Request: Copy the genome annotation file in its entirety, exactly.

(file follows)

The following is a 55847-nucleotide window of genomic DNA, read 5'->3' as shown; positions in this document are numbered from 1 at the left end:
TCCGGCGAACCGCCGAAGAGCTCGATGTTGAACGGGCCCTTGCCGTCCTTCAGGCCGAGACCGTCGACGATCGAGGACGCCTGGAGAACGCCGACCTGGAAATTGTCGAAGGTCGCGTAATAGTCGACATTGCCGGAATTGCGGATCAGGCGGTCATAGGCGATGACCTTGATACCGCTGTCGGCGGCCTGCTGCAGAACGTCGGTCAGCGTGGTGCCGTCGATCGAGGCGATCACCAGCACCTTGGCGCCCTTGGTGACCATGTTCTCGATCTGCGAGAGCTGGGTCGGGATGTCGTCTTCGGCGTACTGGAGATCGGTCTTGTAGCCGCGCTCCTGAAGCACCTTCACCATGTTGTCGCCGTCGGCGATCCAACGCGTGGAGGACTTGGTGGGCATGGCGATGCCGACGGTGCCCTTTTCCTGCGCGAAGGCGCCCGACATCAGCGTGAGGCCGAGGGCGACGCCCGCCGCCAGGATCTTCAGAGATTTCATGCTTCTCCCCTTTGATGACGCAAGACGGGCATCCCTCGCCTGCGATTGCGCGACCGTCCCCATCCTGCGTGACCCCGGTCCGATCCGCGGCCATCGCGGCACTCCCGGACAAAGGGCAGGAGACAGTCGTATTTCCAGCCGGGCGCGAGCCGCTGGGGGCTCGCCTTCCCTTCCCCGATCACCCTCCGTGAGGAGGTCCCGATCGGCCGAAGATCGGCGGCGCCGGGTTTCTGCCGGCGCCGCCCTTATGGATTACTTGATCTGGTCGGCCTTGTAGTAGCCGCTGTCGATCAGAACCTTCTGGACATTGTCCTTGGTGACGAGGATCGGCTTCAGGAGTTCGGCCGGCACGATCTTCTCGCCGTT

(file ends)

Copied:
The following is a 55847-nucleotide window of genomic DNA, read 5'->3' as shown; positions in this document are numbered from 1 at the left end:
TCCGGCGAACCGCCGAAGAGCTCGATGTTGAACGGGCCCTTGCCGTCCTTCAGGCCGAGACCGTCGACGATCGAGGACGCCTGGAGAACGCCGACCTGGAAATTGTCGAAGGTCGCGTAATAGTCGACATTGCCGGAATTGCGGATCAGGCGGTCATAGGCGATGACCTTGATACCGCTGTCGGCGGCCTGCTGCAGAACGTCGGTCAGCGTGGTGCCGTCGATCGAGGCGATCACCAGCACCTTGGCGCCCTTGGTGACCATGTTCTCGATCTGCGAGAGCTGGGTCGGGATGTCGTCTTCGGCGTACTGGAGATCGGTCTTGTAGCCGCGCTCCTGAAGCACCTTCACCATGTTGTCGCCGTCGGCGATCCAACGCGTGGAGGACTTGGTGGGCATGGCGATGCCGACGGTGCCCTTTTCCTGCGCGAAGGCGCCCGACATCAGCGTGAGGCCGAGGGCGACGCCCGCCGCCAGGATCTTCAGAGATTTCATGCTTCTCCCCTTTGATGACGCAAGACGGGCATCCCTCGCCTGCGATTGCGCGACCGTCCCCATCCTGCGTGACCCCGGTCCGATCCGCGGCCATCGCGGCACTCCCGGACAAAGGGCAGGAGACAGTCGTATTTCCAGCCGGGCGCGAGCCGCTGGGGGCTCGCCTTCCCTTCCCCGATCACCCTCCGTGAGGAGGTCCCGATCGGCCGAAGATCGGCGGCGCCGGGTTTCTGCCGGCGCCGCCCTTATGGATTACTTGATCTGGTCGGCCTTGTAGTAGCCGCTGTCGATCAGAACCTTCTGGACATTGTCCTTGGTGACGAGGATCGGCTTCAGGAGTTCGGCCGGCACGATCTTCTCGCCGTT